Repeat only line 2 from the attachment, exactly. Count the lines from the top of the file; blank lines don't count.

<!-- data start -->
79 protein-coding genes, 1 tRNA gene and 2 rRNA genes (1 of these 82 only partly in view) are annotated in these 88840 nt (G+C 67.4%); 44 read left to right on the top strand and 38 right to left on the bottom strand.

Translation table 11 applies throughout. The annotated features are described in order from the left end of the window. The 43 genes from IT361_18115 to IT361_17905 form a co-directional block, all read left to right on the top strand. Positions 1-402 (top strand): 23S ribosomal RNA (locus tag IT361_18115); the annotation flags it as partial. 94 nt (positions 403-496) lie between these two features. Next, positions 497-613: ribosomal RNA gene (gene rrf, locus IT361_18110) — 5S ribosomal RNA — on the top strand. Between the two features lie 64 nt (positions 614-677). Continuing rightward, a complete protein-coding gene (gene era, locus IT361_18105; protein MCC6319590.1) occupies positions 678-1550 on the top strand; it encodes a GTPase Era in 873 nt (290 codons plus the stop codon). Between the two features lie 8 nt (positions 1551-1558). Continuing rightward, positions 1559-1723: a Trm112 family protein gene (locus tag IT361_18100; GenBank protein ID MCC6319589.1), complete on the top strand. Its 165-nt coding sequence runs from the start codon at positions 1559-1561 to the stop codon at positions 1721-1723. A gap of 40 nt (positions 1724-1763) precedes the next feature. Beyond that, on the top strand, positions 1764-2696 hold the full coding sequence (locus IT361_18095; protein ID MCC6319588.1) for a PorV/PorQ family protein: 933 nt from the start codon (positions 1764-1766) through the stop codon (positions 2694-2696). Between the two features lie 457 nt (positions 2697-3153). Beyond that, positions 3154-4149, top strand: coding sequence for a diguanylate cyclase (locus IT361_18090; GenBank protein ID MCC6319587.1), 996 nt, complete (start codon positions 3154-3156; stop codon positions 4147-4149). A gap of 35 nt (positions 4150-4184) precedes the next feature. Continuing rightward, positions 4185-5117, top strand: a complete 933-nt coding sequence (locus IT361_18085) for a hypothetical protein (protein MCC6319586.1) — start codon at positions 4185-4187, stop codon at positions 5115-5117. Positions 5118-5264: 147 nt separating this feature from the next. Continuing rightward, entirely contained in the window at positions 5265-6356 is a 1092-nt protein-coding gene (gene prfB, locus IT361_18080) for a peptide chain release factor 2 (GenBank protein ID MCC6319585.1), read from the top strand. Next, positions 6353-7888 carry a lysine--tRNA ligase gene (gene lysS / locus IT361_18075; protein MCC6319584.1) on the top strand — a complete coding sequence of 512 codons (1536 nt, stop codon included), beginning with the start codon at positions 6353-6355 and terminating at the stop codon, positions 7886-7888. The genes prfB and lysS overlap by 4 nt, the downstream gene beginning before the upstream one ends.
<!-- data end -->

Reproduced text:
Translation table 11 applies throughout. The annotated features are described in order from the left end of the window. The 43 genes from IT361_18115 to IT361_17905 form a co-directional block, all read left to right on the top strand. Positions 1-402 (top strand): 23S ribosomal RNA (locus tag IT361_18115); the annotation flags it as partial. 94 nt (positions 403-496) lie between these two features. Next, positions 497-613: ribosomal RNA gene (gene rrf, locus IT361_18110) — 5S ribosomal RNA — on the top strand. Between the two features lie 64 nt (positions 614-677). Continuing rightward, a complete protein-coding gene (gene era, locus IT361_18105; protein MCC6319590.1) occupies positions 678-1550 on the top strand; it encodes a GTPase Era in 873 nt (290 codons plus the stop codon). Between the two features lie 8 nt (positions 1551-1558). Continuing rightward, positions 1559-1723: a Trm112 family protein gene (locus tag IT361_18100; GenBank protein ID MCC6319589.1), complete on the top strand. Its 165-nt coding sequence runs from the start codon at positions 1559-1561 to the stop codon at positions 1721-1723. A gap of 40 nt (positions 1724-1763) precedes the next feature. Beyond that, on the top strand, positions 1764-2696 hold the full coding sequence (locus IT361_18095; protein ID MCC6319588.1) for a PorV/PorQ family protein: 933 nt from the start codon (positions 1764-1766) through the stop codon (positions 2694-2696). Between the two features lie 457 nt (positions 2697-3153). Beyond that, positions 3154-4149, top strand: coding sequence for a diguanylate cyclase (locus IT361_18090; GenBank protein ID MCC6319587.1), 996 nt, complete (start codon positions 3154-3156; stop codon positions 4147-4149). A gap of 35 nt (positions 4150-4184) precedes the next feature. Continuing rightward, positions 4185-5117, top strand: a complete 933-nt coding sequence (locus IT361_18085) for a hypothetical protein (protein MCC6319586.1) — start codon at positions 4185-4187, stop codon at positions 5115-5117. Positions 5118-5264: 147 nt separating this feature from the next. Continuing rightward, entirely contained in the window at positions 5265-6356 is a 1092-nt protein-coding gene (gene prfB, locus IT361_18080) for a peptide chain release factor 2 (GenBank protein ID MCC6319585.1), read from the top strand. Next, positions 6353-7888 carry a lysine--tRNA ligase gene (gene lysS / locus IT361_18075; protein MCC6319584.1) on the top strand — a complete coding sequence of 512 codons (1536 nt, stop codon included), beginning with the start codon at positions 6353-6355 and terminating at the stop codon, positions 7886-7888. The genes prfB and lysS overlap by 4 nt, the downstream gene beginning before the upstream one ends.